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OK. So you’ve made some money on Bitcoin. Or Ethereum. Or Litecoin. Maybe a little, maybe a disgusting amount that you can’t stop ogling on Coinbase — and after ogling you must lie down with a cold compress so you don’t faint with glee. And you’re wondering — do I let it ride? Well, no, you shouldn’t. And no, our opinion won’t change even if Bitcoin eventually goes up to a bazillion and one dollars per coin.
Why? Let’s start by letting you in on a secret: we don’t know what’s going to happen with Bitcoin. We don’t know if it’s going to move up or down, create massive fortunes or erase them in a matter of minutes. (Hint, if it’s like any wildly speculative investment it’ll probably do both). There are people we trust in both camps when it comes to the value of Bitcoin. A lot of minds we respect think it'll supplant the US dollar as the base currency of trade. A lot of other people think it's the digital age equivalent of 17th century tulip mania. (Spoiler for C students of history: the lesson of the tulip craze was not “the value of tulips is just gonna go up forever!”)
Which side of the argument does Wealthsimple fall on? We think it’s very important, as a company geared toward helping people make wise investment decisions for the long term, not to have any opinion whatsoever on how high something like Bitcoin will go. Because we think sound investment philosophy is never based on speculation. It’s based on being boring, thinking long-term, being dispassionate, staying diversified, and getting excited about compounding. Another way to say it is Modern Portfolio Theory.
If you’ve suddenly found yourself sitting on some Bitcoin that’s gone up in value, here’s what we think you should do with it.
Sell Your Bitcoin Over Time
This isn’t because we think Bitcoin is doomed. We hasten to repeat: we don’t know, and it’s not our expertise. But a wise man once tweeted (like, a few minutes ago) “no one went broke selling too soon.”
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If you're wondering if the time is right to sell — our advice is to not wonder that. The smartest thing you can do for the long-term is: never try to time the market.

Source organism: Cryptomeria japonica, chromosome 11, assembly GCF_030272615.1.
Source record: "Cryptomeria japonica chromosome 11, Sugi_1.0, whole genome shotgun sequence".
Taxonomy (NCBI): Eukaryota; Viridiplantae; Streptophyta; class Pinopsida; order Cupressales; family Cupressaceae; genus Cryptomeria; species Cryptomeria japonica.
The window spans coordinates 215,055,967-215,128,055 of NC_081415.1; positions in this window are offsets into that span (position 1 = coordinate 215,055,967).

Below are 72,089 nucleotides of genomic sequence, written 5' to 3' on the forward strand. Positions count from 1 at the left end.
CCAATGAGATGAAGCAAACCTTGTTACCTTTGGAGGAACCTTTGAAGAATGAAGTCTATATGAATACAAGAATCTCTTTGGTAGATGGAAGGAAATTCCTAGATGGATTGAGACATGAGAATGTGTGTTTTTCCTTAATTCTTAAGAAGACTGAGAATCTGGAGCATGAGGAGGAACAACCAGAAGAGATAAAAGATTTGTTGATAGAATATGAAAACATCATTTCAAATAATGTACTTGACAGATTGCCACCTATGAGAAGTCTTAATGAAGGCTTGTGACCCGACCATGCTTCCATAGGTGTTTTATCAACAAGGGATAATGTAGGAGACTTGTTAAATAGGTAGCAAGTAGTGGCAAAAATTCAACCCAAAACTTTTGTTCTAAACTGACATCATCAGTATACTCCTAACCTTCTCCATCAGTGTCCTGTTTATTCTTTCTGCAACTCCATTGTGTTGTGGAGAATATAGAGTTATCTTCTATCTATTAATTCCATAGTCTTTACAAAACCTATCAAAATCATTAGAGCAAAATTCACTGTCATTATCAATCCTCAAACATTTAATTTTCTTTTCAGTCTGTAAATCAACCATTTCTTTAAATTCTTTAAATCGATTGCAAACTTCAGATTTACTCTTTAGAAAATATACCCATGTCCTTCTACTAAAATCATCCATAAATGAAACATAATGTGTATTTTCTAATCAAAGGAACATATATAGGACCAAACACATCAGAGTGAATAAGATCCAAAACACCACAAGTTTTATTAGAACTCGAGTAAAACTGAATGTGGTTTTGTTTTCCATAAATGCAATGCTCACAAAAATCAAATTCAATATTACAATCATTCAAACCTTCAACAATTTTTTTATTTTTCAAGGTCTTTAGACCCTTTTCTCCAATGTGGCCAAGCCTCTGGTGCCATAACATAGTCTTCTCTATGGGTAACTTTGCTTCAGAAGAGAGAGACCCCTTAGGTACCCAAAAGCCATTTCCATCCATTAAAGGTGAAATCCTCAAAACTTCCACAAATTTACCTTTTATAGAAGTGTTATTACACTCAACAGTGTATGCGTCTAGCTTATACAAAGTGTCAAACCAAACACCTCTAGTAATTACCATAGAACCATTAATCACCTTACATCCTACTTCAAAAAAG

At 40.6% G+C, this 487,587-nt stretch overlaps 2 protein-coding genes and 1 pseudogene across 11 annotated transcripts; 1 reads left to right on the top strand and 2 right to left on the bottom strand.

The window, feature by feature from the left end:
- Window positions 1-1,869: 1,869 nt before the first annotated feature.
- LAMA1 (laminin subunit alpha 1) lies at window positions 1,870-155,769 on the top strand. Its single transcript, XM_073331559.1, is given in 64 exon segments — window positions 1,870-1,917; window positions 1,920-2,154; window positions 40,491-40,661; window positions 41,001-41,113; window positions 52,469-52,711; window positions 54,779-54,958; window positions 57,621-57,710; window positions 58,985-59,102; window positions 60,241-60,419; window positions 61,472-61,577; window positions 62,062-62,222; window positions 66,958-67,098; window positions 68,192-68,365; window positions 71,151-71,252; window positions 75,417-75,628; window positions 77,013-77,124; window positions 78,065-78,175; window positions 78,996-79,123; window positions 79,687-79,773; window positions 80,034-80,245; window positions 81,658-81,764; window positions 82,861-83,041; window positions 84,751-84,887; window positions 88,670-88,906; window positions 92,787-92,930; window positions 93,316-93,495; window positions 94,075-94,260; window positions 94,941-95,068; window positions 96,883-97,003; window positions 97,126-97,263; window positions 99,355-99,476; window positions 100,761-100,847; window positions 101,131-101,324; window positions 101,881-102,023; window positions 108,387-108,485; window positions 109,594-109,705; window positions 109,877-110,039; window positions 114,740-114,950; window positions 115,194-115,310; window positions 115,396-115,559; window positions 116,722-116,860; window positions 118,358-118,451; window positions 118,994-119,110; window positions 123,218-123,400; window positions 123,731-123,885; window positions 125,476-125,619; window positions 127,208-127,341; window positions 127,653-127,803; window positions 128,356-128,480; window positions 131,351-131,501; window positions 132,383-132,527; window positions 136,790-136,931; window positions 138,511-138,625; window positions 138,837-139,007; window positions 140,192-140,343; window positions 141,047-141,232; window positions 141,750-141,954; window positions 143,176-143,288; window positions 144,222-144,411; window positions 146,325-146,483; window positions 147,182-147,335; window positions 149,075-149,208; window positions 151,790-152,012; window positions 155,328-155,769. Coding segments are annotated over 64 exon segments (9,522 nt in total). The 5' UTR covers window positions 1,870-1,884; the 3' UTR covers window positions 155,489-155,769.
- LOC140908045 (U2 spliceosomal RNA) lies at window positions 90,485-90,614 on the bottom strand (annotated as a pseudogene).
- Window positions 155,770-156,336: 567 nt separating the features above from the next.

If you happen to be the guy who was given a tinfoil hat by officemates after you invested some real money in “space bucks” a few years back, you’re having the last laugh now. You’re rich! Or at least richer! We know what it feels like, because lots of Wealthsimple staffers have dabbled in it. Hey, we're a technology company, so we're bound to have some team members who are fascinated by blockchain.
But we don’t think you should change long-term investment strategies.
Our advice has always been consistent: to mitigate risk, you should never bet more money than you can afford to lose on any one speculative investment or stock. So we think it’s time pull most of your winnings off the table and put them in a less speculative investment like a diversified mix of the low-fee ETFs.
Even if It Keeps Going Up, A Lot of People Will Lose Their Shirts
This is true for all investments — it's why the best thing to do is automate your investments so you're not tempted to veer from the wise financial path you've chosen.
As our own advisor Daniel Tersigni put it best to us: “Even if the Bitcoin bulls of the world turn out to be right and Bitcoin were on a ten or even twenty year rise, there's a good chance that many of the retail investors currently buying it won't enjoy that success. Even if it appreciates in the long-run, there will be huge downturns along the way. And investors are emotional — when big dips happen, a lot of people who bought simply because it was rising will lose their courage and could lose a lot of money.”
If You Want to Keep Some Bitcoin, Make it 5% or Less of Your Portfolio
If you want to stay invested in Bitcoin — because you think it’s going to increase in value or because you just want to hedge against extreme FOMO — we’d give you the same advice we give clients for all types of risky investments: risk no more than 5% of your entire portfolios on gambles (i.e. speculative investments) like this. That way, you’ll still feel good if the ascent continues but won’t suffer catastrophically if it crashes.